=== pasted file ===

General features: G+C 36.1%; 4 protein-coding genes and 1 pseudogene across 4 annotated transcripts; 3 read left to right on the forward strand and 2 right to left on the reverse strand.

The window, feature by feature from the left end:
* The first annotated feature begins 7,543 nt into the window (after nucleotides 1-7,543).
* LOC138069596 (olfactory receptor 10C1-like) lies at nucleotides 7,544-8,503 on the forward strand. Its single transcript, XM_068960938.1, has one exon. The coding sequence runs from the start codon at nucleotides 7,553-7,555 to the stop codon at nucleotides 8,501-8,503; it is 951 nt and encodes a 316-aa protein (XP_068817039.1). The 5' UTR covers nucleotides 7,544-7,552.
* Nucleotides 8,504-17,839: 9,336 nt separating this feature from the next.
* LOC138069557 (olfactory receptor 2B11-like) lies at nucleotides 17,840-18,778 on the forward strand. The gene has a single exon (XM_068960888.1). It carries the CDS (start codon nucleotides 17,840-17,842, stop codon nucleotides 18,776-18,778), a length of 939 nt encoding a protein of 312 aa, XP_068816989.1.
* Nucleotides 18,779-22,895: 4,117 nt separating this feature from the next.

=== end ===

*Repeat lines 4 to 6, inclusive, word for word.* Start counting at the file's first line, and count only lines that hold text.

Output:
* LOC138069596 (olfactory receptor 10C1-like) lies at nucleotides 7,544-8,503 on the forward strand. Its single transcript, XM_068960938.1, has one exon. The coding sequence runs from the start codon at nucleotides 7,553-7,555 to the stop codon at nucleotides 8,501-8,503; it is 951 nt and encodes a 316-aa protein (XP_068817039.1). The 5' UTR covers nucleotides 7,544-7,552.
* Nucleotides 8,504-17,839: 9,336 nt separating this feature from the next.
* LOC138069557 (olfactory receptor 2B11-like) lies at nucleotides 17,840-18,778 on the forward strand. The gene has a single exon (XM_068960888.1). It carries the CDS (start codon nucleotides 17,840-17,842, stop codon nucleotides 18,776-18,778), a length of 939 nt encoding a protein of 312 aa, XP_068816989.1.